“Seeing Dr.King and what he went through makes me feel a little more confident about the outcome of society. Even though we have our lows, there’s a light at the end of the tunnel, and I think that’s what Dr. King stood for more than anything,” remarked Margarita Zias, a junior and computer science major. Zias, along with a group of 20 other Queens College students, recently went on a trip to Atlanta, Georgia, to learn about pivotal and key moments that impacted U.S. history. This was a CUNY program that “[sought] to provide students with the knowledge and skills needed to combat bigotry and intolerance in today’s society.” The program aforementioned is known as “In the Footsteps of Dr.King.”
Zias went on to explain the origin of the program’s trip. “QC has a very wide history with supporting the civil rights movement. Three QC students who went to Mississippi and tried to help the African American population with voting and voting rights…and because of our heavy involvement there, we are able to have this opportunity where we can send 13-20 students to go to this event and retrace the footsteps,” Zias detailed. The trip was led by Rabbi Moshe Shur, a “Rabbi [who had] spent a night in jail because he was arrested [because] he kept the booths open so people could vote later in the day. People tried to close polls the minute the voting day ended. He kept them open to let them vote,” remarked Zias.
The trip was truly an emotional experience. The group went to the Edmund Pettus bridge located in Selma, Alabama. They also went to the Lynching Museum in Montgomery, Alabama. Senior and accounting major, John Omatsola, gained a lot from going to the museum. “The museum really sheds light on the severe injustice that African American people experienced… For the people in town to get the museum, they actually had to trick the mayor, and now, it’s a profitable business.” He added, “This trip made me appreciate being black. The history there was powerful. I was born in Nigeria, and didn’t understand racism until I got to America. The impact the history had is that black people always prevailed, no matter the circumstance.”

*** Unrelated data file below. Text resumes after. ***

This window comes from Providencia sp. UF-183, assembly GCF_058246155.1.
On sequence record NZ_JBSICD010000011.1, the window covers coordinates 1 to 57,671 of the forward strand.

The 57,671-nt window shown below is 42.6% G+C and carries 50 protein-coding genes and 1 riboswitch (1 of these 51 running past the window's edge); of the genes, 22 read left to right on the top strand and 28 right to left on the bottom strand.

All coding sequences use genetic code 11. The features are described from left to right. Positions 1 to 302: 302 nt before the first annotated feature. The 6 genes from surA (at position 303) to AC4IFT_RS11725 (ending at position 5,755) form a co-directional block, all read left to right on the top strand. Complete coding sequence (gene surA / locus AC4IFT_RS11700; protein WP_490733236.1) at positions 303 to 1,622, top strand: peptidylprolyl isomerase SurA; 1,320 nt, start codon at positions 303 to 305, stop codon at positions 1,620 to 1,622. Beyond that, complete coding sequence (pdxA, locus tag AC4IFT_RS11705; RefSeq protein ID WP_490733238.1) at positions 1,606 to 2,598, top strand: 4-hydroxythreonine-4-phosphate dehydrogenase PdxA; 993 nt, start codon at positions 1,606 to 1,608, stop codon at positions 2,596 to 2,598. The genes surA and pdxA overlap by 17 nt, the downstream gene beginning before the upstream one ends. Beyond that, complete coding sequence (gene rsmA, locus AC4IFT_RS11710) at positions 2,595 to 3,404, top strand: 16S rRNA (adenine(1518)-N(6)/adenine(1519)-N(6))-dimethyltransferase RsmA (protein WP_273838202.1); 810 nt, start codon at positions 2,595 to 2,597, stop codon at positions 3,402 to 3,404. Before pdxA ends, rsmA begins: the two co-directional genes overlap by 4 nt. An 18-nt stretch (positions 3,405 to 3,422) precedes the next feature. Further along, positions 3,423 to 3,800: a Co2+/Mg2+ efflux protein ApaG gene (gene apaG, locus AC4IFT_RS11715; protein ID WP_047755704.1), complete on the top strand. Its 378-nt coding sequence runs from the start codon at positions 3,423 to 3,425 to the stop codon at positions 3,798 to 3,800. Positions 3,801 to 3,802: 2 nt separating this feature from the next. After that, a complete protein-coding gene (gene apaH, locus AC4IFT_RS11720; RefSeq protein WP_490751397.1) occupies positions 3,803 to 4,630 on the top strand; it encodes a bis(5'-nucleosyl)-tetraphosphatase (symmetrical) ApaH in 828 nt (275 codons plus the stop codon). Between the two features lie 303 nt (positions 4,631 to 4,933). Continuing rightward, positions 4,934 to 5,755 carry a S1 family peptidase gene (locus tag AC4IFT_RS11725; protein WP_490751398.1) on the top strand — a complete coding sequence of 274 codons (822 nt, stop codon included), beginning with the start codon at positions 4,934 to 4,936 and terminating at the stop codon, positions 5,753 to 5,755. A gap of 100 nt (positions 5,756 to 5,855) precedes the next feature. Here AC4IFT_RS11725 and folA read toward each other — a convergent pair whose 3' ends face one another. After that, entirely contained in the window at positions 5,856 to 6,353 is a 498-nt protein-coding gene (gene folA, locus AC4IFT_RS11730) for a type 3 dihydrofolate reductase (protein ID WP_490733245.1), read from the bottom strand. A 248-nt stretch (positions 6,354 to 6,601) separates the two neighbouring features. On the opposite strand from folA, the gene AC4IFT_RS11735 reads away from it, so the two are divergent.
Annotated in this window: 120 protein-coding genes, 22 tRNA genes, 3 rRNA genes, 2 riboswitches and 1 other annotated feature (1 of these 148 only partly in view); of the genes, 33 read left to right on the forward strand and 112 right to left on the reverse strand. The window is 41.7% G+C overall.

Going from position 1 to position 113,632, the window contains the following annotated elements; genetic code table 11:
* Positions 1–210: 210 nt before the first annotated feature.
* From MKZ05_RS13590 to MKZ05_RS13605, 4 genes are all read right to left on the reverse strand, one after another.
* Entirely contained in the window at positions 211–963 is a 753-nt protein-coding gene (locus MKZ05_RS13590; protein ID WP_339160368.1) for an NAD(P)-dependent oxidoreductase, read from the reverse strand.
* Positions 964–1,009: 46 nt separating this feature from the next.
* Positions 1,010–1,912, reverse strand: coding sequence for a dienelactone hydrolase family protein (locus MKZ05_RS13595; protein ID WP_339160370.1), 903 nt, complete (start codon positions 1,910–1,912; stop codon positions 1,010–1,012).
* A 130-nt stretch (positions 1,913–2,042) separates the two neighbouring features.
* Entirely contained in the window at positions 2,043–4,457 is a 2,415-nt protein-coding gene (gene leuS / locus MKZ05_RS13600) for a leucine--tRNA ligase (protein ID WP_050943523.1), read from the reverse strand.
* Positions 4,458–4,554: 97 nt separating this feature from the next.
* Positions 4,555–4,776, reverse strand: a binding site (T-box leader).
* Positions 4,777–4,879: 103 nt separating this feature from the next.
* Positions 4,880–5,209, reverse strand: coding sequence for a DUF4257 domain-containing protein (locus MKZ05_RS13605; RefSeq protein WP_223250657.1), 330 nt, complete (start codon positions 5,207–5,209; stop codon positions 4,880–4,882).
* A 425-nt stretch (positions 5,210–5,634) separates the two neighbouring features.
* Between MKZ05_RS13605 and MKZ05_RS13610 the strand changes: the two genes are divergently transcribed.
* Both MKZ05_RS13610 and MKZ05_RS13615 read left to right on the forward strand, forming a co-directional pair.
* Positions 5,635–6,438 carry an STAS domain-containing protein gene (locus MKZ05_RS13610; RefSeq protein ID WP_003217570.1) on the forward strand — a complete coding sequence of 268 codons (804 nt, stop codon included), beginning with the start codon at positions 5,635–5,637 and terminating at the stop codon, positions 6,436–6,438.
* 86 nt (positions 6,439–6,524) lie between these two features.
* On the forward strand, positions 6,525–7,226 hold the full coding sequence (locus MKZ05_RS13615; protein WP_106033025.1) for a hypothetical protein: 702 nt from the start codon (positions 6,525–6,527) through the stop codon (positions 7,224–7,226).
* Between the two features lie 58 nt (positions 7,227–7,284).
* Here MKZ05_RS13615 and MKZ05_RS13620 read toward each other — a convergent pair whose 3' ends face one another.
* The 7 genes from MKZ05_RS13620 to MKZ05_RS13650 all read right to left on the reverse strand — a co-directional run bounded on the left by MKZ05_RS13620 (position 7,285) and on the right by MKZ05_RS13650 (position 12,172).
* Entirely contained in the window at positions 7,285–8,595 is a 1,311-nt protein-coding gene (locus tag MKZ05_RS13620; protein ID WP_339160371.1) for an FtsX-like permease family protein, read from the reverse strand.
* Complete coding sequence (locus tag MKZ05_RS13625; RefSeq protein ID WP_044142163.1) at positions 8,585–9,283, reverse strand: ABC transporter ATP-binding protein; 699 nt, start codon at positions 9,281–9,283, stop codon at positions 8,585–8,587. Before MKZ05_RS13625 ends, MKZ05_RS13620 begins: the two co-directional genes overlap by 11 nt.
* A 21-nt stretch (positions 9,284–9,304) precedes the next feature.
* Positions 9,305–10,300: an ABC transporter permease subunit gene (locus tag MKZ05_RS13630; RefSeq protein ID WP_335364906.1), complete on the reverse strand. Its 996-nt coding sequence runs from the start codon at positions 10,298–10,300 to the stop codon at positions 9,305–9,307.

Wilson Delmas, a freshman who attended the trip, went into detail about the group’s experience meeting Barbara Williams, the daughter of civil rights activist Hosea Williams. Delmas recounted, “One thing I remember she [Williams] said was when it comes to today, the way they celebrate Black History Month in her area is they give to the poor, they would give food. What they do now is host galas. The big gala is hosted for recognition of people and how much money they’ve given. She said it’s condescending. The whole meaning of Black History Month is just kind of forgotten and how when it comes to what these people did so we could have our opportunities, it’s all turned to turmoil.” Delmas makes a crucial point; society tends to bring awareness to these crucial events via galas and other high profile events, yet one does not see actual change occurring behind the scenes.
This leads one to wonder, how can one affect change if these methods are failing to bring about resolutions to the problems? In response, junior and economics major Ayodeji Salako stated, “Voting is one of the most important things one can do. If you don’t like the policies in place, if you feel that the government is not acting the way you like, vote.” Salako’s reference to the importance of voting for change tied in nicely with a message taken from the program. As Delmas added, “They [Hosea Williams and others] would go with upper adolescents, risking their lives, for a cause they truly believed in, even though it was something they couldn’t tangibly hold onto, but they had faith, a lot of faith, in what they wanted to change.”